Western : What Westerns Have You Seen? Jan/Feb/Mar/Apr 2017 Edition

Re: Western Tv: JOHNNY RINGO "The Reno Brothers" 1960

Johnny Ringo (1959) - The Reno Brothers (1960)

Thanks Gord, good shout out for Bobby Hoy.

The Spikeopath - Hospital Number 217

Jane Got a Gun (2016)

Jane Got a Gun (2016)


Them Bishop boys are coming for you? You don't need a gunslinger. You need a goddamn regiment.

Jane Got a Gun is directed by Gavin O'Connor and collectively written by Brian Duffield, Anthony Tambakis and Joel Edgerton. It stars Natalie Portman, Joel Edgerton, Ewan McGregor, Noah Emmerich, Boyd Holbrook and Rodrigo Santoro. Music is by Marcello De Francisci and Lisa Gerrard and cinematography is by Mandy Walker.

Jane Hammond (Portman) has to turn to her ex lover, Dan Frost (Edgerton), for help when it's revealed that the notorious Bishop gang are heading her way in search of her husband Bill (Emmerich).

It's going to be one of those films more talked about for what it could have been than what it is. Changes in production staff were unbound, from director, writer, photographer and some big name cast changes, it was a production blighted and destined to be on a loser. It hasn't helped that with it being a slow paced character based picture, and a Western at that, the market for a fan base was already running low on potential supporters. So what we left with?

It undoubtedly is one for hard core Western fans only, it's hard to envisage newcomers entering into the genre for the first time, perhaps lured by the casting of Portman, being won over to the point of seeking out other classic Westerns of past and present. Yet it's got a lot going for it, because if you have the want, then it may just take a second viewing to fully absorb and enjoy.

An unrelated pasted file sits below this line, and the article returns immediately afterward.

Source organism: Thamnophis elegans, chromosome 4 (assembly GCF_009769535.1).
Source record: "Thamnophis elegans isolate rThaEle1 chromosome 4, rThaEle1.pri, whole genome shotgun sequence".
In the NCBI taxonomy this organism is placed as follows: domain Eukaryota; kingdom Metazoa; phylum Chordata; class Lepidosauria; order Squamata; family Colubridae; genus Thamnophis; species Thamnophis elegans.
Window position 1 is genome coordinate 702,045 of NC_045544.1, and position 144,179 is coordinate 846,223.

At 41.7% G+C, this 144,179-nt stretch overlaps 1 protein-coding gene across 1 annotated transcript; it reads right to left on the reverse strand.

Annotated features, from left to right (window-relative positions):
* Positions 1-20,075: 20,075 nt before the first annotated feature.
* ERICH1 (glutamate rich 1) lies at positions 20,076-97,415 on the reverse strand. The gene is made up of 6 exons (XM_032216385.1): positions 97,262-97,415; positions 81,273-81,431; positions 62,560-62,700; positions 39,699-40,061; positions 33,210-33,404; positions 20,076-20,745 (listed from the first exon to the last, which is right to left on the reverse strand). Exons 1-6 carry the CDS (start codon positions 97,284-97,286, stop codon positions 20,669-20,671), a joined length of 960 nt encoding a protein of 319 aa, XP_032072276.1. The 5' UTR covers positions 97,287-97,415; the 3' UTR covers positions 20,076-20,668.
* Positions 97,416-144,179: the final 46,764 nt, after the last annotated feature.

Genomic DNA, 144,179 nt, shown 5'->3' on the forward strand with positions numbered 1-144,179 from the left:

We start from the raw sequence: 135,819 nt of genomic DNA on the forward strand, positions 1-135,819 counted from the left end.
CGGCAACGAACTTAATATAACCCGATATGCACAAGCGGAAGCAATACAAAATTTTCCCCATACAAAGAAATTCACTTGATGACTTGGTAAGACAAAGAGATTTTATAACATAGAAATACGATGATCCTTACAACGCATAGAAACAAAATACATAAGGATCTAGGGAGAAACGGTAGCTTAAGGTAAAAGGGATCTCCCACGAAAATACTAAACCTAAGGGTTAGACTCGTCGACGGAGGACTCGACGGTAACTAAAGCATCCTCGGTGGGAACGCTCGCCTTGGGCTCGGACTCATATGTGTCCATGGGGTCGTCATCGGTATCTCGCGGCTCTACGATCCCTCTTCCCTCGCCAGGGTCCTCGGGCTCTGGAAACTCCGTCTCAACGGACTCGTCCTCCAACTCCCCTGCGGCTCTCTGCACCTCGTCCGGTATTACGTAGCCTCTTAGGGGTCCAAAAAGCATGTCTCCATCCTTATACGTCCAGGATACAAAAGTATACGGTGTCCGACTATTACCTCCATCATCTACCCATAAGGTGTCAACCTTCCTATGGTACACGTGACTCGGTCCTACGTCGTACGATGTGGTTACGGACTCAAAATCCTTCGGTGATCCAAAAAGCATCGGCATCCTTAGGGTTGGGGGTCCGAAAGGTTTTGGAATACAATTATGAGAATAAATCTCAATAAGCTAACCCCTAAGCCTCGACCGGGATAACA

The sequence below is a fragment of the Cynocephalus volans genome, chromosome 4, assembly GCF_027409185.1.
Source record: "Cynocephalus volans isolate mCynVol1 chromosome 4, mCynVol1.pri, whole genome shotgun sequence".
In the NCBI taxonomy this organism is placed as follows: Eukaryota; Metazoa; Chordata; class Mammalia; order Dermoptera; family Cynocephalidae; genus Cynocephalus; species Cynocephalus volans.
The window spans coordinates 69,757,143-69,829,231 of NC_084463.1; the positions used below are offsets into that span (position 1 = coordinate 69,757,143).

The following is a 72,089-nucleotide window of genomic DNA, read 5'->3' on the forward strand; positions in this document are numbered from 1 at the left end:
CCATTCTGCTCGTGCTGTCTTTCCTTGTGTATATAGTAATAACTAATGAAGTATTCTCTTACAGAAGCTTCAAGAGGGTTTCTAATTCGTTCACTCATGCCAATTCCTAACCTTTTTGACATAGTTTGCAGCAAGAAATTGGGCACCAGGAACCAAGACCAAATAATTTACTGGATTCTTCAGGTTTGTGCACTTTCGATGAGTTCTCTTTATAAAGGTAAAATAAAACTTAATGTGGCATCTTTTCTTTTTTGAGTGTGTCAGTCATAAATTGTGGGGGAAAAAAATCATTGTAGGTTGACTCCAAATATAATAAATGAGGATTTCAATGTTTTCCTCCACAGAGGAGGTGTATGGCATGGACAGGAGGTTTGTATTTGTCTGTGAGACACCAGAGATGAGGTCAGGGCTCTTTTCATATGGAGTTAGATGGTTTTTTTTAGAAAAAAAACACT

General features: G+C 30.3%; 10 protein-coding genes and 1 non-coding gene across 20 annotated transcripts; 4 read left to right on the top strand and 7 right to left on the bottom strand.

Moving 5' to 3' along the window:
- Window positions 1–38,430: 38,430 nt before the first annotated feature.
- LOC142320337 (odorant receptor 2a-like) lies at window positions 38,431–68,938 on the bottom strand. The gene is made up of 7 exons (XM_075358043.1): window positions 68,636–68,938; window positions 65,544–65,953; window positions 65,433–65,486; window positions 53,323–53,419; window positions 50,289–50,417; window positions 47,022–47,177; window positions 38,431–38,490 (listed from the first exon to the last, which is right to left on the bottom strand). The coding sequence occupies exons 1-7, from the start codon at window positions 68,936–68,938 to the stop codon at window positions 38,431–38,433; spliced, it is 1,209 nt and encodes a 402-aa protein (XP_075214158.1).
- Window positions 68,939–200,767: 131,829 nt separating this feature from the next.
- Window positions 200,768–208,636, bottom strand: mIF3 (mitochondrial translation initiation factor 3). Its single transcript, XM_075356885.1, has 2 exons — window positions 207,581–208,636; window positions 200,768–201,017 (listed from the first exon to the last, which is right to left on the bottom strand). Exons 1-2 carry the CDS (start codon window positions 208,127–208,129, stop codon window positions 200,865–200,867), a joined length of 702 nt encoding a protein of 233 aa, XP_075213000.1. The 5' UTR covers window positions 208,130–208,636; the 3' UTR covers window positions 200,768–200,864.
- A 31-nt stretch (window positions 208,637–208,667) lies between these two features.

At its core it's a straight Oater of redemption, opportunities waylaid by fate, and of course a good old good versus bad axis. Relying on a flashback structure to set up the character dynamics, it can get a bit disorientating at times, hence the shout out for a second viewing. However, it may not be the perfect way to build the principal characters, but they are worth the investment for there's a big emotional pull there.

Having laid the foundation for the first two thirds of the pic, we shift to good old honest violence, for siege read backs against the wall, and not without invention, in fact there's much resourcefulness on show, with Jane at times very much leading the way. The last third pays off handsomely, even if there's the (arguably) inevitable sugar coated candy to swallow as part of the final deal. Cast are dandy and turning in perfs of note, though it needed more of McGregor's John Bishop, because with what little he gets he does make a villainous mark.

It looks terrific, Walker's photography bringing to mind the genre work of Roger Deakins, with the New Mexico locations blistering in their beauty, and while the sound mix for dialogue exchanges is a little poor, the musical score is thumping in its tonal appreciations. It's tricky to recommend with confidence even to Western fans, especially in a year when "Jane" had to compete with the more rambunctious Magificent Seven reboot, but give it a chance if you liked something like Slow West, and you may just be pleasantly surprised. 7/10


The Spikeopath - Hospital Number 217

Re: Jane Got a Gun (2016)

Terrific review Spike (which I've ticked) of an interesting Western. I remember reading in 2011 in Empire/Total Film that after Black Swan Portman was going to star in a Western that was gonna be bigly,which I hardly read anything about for the next few years after the initial excitement. I do think that his work helping to keep things on tracks,proves along with The Rover & The Square that Portman's Attack of the Clones co-star Joel Edgerton is a real talent.

Here is what I wrote in 2016:

7

Backed by a thumping score from Marcello De Francisci and Lisa Gerrard,director Gavin O'Connor (who replaced original director Lynne Ramsay,after Ramsay got sacked over not showing up,whilst cinematographer Darius Khondji and stars Michael Fassbender,Jude Law and Bradley Cooper all quit the film!) and cinematographer Mandy Walker grill a choice cut of Western pulp.Entering the salon 3 years after filming,O'Connor and Walker fans the flames of Jane's fight with the Bishop Boys gang by soaking the film in blazing yellow which locks a brittle atmosphere over the film.

Despite having to re-write the movie during production,the screenplay by Duffield/Tambakis & Edgerton does very well at setting up an uneasy alliance between Hammond and Frost,as flowing flashbacks reveal Frost's wild west adventures and the horrors that Hammond faces.Hanging in the background,the writers gradually bring the Brishop Boys to the front of the shooting range,as Jane gets her gun.